• Sterilization services.
  • Family-planning-related laboratory services.
  • Medical, diagnostic and treatment services that are determined to be necessary during a family planning visit, such as treatment for sexually transmitted infections or diseases or cervical cancer vaccinations.

 The new Plan First! Family Planning Policy, if approved, would take effect in spring 2023. Details will be provided at that time about how to apply.



On Friday, Oct. 7, Gov. Gretchen Whitmer signed legislation to further enhance Michigan’s election integrity by allowing local clerks to pre-process absentee ballots two days prior to Election Day and allow overseas military members to return their ballot electronically.


House Bill 4491 (Public Act 195 of 2022), helps Michigan catch up to other states that provide the right to vote absentee to all voters. While many clerks have already hired staff for the 2022 election and will not be able to utilize the new provisions, they will be able to take advantage of this law and speed up election results in future election cycles.

Military Voting

The governor also signed Senate Bill 8 (Public Act 196 of 2022) and Senate Bill 311 (Public Act 197 of 2022), which collectively make it easier for our service men and women to participate in elections by allowing military members to use their provided Common Access Card to serve as their verified electronic signature and setting up the procedure by which military members can use that Common Access Card, respectively.



As part of Domestic Violence Awareness Month, the Michigan Department of Health and Human Services (MDHHS) is highlighting Michigan’s new, 24/7 hotline providing live, one-on-one crisis support for all victims, survivors, support people, and professionals who serve them.

The hotline number is available by calling 866-864-2338 or texting 877-861-0222. The number is free to call and provides local support that is tailored to each unique situation through trained advocates. Hotline services are available 24 hours a day, seven days a week, 365 days a year via phone, chat, text, or TTY, for those who are deaf or hard of hearing:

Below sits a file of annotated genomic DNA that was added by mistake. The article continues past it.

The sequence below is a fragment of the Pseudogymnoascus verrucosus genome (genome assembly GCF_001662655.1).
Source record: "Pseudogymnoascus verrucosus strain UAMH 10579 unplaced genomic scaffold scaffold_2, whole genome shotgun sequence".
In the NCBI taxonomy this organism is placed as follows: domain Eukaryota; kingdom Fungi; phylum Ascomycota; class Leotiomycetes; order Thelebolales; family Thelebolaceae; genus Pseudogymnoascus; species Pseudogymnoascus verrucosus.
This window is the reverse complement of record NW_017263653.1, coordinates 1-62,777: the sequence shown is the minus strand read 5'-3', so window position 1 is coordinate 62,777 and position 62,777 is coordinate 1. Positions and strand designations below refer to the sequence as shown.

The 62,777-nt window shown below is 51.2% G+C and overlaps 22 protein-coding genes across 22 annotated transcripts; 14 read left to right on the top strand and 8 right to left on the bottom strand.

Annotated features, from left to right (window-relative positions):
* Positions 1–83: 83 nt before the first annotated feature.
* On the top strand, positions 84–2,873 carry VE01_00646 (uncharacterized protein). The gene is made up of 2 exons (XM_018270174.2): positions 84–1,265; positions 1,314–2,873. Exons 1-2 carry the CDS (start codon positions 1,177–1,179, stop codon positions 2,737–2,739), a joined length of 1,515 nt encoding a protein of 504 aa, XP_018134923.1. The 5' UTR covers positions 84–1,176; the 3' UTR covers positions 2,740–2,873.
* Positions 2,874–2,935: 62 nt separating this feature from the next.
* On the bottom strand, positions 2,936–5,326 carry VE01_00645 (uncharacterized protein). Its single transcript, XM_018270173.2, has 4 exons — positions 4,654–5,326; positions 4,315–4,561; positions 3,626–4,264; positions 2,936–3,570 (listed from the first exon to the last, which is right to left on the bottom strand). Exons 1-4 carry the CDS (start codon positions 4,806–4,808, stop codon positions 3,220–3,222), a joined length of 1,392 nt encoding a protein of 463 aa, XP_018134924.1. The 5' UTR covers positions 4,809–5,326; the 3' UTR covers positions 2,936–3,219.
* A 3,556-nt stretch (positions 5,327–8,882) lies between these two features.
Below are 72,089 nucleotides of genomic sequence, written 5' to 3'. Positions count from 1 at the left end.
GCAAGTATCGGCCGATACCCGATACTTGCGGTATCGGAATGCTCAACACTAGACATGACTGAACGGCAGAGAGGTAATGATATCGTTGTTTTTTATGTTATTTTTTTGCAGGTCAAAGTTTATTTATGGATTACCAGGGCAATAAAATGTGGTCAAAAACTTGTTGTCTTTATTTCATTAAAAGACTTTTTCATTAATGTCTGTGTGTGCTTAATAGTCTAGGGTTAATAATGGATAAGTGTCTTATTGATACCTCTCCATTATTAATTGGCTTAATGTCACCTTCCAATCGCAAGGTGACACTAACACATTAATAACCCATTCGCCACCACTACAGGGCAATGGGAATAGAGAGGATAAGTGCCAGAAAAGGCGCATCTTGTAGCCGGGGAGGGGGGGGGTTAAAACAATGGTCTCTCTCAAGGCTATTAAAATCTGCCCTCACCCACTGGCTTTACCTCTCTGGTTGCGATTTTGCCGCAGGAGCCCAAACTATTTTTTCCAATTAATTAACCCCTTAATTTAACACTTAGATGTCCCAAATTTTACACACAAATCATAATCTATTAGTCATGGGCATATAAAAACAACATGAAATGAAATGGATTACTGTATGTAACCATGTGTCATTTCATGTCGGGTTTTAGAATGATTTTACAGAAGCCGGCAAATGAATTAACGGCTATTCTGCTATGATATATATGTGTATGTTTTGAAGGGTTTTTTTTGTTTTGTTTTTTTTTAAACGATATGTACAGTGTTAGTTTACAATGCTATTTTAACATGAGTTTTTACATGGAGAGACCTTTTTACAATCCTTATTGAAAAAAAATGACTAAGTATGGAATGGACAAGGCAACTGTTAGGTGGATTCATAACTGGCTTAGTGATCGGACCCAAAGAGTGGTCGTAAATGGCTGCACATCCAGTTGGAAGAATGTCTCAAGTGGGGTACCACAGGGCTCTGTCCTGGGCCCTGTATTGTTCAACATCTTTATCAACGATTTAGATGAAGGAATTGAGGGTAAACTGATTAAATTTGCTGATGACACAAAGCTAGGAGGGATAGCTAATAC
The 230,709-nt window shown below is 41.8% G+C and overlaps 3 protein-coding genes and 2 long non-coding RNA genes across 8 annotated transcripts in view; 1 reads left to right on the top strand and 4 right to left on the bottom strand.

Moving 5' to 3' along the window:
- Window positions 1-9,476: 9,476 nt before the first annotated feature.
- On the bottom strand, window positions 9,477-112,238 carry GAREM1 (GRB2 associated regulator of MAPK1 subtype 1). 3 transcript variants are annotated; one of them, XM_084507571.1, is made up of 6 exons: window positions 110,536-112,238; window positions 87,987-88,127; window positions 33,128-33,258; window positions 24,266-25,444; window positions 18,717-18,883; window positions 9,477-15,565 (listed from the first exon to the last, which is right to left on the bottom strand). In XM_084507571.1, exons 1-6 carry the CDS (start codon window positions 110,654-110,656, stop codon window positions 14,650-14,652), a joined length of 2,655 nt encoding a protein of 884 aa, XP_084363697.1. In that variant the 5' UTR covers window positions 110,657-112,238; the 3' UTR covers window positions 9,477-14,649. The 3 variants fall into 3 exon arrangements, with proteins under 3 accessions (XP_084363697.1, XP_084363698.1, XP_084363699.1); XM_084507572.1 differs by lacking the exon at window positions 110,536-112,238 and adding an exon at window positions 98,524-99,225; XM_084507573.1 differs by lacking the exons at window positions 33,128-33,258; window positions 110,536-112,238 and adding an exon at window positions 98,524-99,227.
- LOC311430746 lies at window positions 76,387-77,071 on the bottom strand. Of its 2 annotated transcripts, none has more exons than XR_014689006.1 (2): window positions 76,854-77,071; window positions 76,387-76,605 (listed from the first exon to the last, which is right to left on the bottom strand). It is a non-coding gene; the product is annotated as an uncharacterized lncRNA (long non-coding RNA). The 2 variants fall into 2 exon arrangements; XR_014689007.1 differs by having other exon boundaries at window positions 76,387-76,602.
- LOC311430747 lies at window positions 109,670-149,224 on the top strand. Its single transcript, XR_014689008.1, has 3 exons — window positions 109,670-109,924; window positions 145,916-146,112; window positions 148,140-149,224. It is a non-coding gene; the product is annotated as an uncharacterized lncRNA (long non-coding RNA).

• Call: 866-864-2338
  • Text: 877-861-0222 (standard text messaging rates apply)
  • Chat:
  • TTY: 517-898-5533

Domestic violence doesn’t discriminate and impacts all races, genders, education, and economic statuses. Often, multiple forms of abuse are present. It is important to know behaviors to look for to seek support for self or others.

If you or someone you know is experiencing domestic violence, Michigan’s Domestic Violence Hotline is a free, confidential, and anonymous resource available 24/7/365. Call 866-864-2338.



On Wednesday, Sept. 28, Gov. Gretchen Whitmer announced that student loan relief would not be treated as taxable income in Michigan. Approximately 1.4 million Michiganders eligible for relief will not owe any state taxes for receiving benefits of the Public Service Loan Forgiveness (PSLF) program or other student loan forgiveness.

Typically, when debt is forgiven, the IRS treats it as taxable income. However, provisions of the American Rescue Plan have temporarily lifted this requirement. Any federal loans that are discharged between 2021 and 2025 will not be considered taxable income by the federal government. Because state tax law aligns with federal law, this temporary relief will be in effect in Michigan through 2025 as well.

As of July 2022, 7,000 Michiganders have had $406 million in loans forgiven under the PSLF. More than 147,000 additional Michiganders may be eligible due to the recent PSLF waiver.

Student Loan Forgiveness — Next Steps

As many of you know, President Joe Biden recently passed a three-part Student Loan Relief Plan. The plan will allow the U.S. Department of Education to provide up to $20,000 in debt relief to Pell Grant recipients and $10,000 in debt relief to those who are not a Pell Grant recipient. The following information contains the next steps you need to take to obtain loan forgiveness:

  • A simple application will open in early October. You can get notified when the application opens by visiting (scroll down to the FAQs section and click on the link titled ‘Department of Education subscription page’).
  • After your application is submitted and processing is completed, you can expect relief within 4-6 weeks.
  • Please note that borrowers should fill out an application before Nov. 15 to receive relief before the payment pause expires on Dec. 31, 2022.